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A seminar by Prof. Scott I. Simon


A seminar by Prof. Scott I. Simon was held on Thursday, September 24.

The most frequent cause of non-healing skin wounds is due to Staphylococcus aureus (SA) infections. Polymorphonuclear (PMN) leukocytes are critical in the innate immune response against pathogens. In particular, PMN recruitment and abscess formation is a hallmark of these infections and is required for bacterial clearance. Recent published data from our laboratory indicates that strategic manipulation of the inflammatory response of polymorphonuclear leukocytes (PMN) at the site of a cutaneous wound can suppress infection and improve the efficiency of non-scar healing. These studies employed non-invasive whole animal fluorescence imaging of genetically tagged EGFP-PMN mice, which provides a real-time readout of the dynamic changes in PMN recruitment and lifetime, SA burden, and wound closure. We propose to investigate three distinct mechanisms that act in concert to recruit PMN for host defense in SA-infected tissue, including:(1) a robust and sustained mobilization of PMN from the bone marrow, (2) a prolonged in vivo survival of PMN within the abscess, and (3) trafficking of ckit+ hematopoietic stem and progenitor cells (HSPC) that proliferate ckit+ and differentiate into mature PMN within the wound in a TLR2 dependent manner. In this presentation I will discuss host innate immune strategies that appear to tune PMN number and antibacterial activity to defeat antibiotic resistant SA infections of the skin.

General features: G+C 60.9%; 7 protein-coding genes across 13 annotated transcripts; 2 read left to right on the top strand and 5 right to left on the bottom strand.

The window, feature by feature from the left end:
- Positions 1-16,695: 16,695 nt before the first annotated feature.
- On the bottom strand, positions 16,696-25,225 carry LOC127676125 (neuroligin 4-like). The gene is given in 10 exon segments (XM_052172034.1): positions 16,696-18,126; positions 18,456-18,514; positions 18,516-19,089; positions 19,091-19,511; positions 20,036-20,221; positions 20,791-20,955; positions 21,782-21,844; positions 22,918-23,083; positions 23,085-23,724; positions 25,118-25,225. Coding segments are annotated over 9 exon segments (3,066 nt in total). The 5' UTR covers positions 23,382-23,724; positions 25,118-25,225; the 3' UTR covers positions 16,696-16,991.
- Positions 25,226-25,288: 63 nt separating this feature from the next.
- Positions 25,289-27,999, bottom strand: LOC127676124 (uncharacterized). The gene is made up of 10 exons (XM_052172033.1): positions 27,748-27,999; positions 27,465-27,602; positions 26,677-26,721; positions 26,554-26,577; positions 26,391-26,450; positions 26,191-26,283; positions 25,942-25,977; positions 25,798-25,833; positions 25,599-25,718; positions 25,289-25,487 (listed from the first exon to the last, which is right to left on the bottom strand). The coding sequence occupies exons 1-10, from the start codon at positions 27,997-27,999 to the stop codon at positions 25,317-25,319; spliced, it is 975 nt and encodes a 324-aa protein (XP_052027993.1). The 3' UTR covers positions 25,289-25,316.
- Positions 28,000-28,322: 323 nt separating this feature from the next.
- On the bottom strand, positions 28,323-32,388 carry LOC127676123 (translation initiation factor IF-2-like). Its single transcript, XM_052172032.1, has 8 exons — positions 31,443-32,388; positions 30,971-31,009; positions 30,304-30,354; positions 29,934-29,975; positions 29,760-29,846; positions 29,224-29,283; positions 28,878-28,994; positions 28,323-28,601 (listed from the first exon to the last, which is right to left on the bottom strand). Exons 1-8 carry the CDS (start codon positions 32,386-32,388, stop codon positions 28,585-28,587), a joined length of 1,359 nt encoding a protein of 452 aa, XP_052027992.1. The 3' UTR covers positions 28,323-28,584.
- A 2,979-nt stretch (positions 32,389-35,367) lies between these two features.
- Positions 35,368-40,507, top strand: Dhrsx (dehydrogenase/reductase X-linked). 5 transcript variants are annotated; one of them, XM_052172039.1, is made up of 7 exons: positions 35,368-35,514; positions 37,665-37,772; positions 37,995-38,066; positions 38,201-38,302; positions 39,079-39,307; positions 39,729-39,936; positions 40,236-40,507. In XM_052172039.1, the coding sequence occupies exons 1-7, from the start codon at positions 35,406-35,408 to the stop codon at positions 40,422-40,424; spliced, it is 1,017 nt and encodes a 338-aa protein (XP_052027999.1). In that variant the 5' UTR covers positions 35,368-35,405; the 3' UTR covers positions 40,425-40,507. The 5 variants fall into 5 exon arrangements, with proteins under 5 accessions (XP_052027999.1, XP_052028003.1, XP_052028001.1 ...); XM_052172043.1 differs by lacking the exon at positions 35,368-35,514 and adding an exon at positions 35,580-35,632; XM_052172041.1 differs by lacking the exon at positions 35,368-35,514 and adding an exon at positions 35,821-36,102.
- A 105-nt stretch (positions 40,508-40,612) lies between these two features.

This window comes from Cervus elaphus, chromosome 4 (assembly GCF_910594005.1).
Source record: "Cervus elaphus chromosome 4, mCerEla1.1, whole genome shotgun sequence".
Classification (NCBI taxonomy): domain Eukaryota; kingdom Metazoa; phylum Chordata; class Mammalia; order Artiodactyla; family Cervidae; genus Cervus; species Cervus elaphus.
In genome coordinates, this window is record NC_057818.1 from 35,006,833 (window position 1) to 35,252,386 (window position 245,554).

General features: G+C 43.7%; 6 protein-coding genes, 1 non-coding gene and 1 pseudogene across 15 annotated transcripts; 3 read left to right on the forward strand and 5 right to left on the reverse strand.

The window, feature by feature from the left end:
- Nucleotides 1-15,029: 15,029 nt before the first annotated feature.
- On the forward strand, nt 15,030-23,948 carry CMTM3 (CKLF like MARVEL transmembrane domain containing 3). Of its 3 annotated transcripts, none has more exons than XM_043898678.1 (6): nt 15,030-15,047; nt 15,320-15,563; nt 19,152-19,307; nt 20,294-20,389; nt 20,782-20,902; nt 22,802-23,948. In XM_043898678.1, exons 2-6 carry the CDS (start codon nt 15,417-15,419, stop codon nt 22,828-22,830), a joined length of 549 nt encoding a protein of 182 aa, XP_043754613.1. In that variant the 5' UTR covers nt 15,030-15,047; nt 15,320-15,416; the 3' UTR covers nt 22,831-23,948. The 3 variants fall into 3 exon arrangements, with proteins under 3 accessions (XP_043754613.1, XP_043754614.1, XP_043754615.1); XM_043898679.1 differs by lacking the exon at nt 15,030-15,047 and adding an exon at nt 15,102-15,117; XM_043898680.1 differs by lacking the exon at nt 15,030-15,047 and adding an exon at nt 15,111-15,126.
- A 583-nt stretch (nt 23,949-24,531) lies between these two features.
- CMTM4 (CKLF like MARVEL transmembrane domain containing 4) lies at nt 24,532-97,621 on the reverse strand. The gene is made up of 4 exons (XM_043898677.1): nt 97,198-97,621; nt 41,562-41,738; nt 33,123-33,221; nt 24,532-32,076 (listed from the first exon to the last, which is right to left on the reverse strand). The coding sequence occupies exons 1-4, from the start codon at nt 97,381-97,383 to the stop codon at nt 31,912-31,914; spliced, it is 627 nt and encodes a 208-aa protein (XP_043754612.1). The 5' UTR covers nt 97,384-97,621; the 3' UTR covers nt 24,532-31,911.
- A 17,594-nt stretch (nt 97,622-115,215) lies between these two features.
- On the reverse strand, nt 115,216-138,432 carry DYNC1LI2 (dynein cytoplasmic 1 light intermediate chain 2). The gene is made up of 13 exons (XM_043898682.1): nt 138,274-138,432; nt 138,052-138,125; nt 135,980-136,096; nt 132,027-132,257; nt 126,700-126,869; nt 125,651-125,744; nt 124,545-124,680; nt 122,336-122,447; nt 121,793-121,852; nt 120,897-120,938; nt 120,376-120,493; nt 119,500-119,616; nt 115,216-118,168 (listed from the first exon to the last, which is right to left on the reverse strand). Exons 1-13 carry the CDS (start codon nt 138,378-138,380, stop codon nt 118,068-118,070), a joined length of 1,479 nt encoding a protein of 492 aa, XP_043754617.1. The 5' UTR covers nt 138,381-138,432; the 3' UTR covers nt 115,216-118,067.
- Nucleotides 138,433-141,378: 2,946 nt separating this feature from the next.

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Date Thursday, September 24, 2015 2:00pm - 3:00pm
Speaker Prof. Scott I. Simon/Biomedical Engineering, University of California Davis, USA
Title "Engineering the innate immune response to cutaneous Staph-aureus infection"
Venue Meeting Room#1, IFReC Research Building 2F
Host Mikaël Martino(Host Defense